We've developed a Social Justice Charter to outline how we can uphold social justice and protect human rights in our community.

As a council, we have an important (and legally required) role to play in upholding and protecting our community's human rights. This Charter helps us shape our commitment to making sure all residents can participate in our community and access services and information.

So what do we mean by human rights and social justice?

  • Human rights are based on dignity, equality and mutual respect – regardless of nationality, religion or beliefs.
  • Social Justice is the way in which human rights are attained and protected.

What is a charter?

  • A charter refers to a written document outlining the rights and obligations of an organisation. Simply put, the Social Justice Charter acts as an umbrella document for all future plans, policies and frameworks.

We are signatories to a number of international Human Rights treaties which drives our strong commitment to achieving social justice. We are bound by the Charter of Human Rights and Responsibilities Act 2006 (Vic) to act compatibly with human rights, and to consider human rights when developing policies, making laws, delivering services and making decisions.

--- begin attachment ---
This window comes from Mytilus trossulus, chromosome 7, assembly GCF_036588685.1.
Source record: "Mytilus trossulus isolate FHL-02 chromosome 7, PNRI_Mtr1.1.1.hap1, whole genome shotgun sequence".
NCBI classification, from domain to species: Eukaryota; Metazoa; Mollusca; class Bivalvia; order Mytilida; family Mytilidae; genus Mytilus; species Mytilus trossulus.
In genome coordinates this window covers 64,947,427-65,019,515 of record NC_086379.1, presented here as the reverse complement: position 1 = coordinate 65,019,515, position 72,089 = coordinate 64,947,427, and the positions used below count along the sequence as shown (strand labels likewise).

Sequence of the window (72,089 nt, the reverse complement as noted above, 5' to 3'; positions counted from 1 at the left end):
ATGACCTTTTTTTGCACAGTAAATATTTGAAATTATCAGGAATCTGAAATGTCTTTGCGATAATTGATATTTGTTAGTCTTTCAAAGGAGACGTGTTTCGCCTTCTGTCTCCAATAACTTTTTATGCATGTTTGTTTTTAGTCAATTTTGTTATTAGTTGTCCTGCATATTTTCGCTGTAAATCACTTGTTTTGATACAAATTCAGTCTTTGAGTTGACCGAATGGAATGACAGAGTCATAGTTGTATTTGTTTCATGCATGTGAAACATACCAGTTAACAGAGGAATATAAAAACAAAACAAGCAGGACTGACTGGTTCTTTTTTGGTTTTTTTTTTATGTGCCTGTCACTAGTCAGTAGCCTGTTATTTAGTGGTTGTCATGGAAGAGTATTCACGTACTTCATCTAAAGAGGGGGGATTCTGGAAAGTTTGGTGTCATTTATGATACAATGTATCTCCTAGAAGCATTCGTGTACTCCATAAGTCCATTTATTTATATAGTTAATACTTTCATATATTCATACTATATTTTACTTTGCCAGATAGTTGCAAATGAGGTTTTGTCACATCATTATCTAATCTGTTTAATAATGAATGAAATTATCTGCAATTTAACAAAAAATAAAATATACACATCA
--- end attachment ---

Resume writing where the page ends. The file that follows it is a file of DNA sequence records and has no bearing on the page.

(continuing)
Tell us what you think

Read more about the priorities of the draft charter, and tell us what you think by taking the survey below.

Feedback is due by Friday 31 January 2020.

Our charter is shaped by 4 guiding principles

  • Advisory groups and consultative committees which reflect our diverse community.
  • Accessible communications (i.e. print, audio, simple English, translations etc), including using a diversity of communication channels.
  • Ensure venues and transport are accessible.
  • Induction and employee training programs highlight social justice charter.
  • Use of public spaces (eg. footpaths, parks etc) need to be equitable for all to use facilities.
  • Community grants available and allocated to a diverse representation of our community.
  • Education on human rights for staff, including obligations and requirements.
  • Develop information / scripts which challenge intolerant attitudes, nurturing more compassion and empathy.
  • Council engages in advocacy programs within the community, “standing up” for vulnerable groups.
  • Partnering with diverse groups to help plan and execute programs and initiatives, especially those involving diverse groups.
  • Facilitating community members to influence Council strategies and policies.
  • Develop understanding of who all the relevant groups are, listen to the “unheard” voices, to bring different perspectives to the table.

Share your thoughts

You have 255 characters left.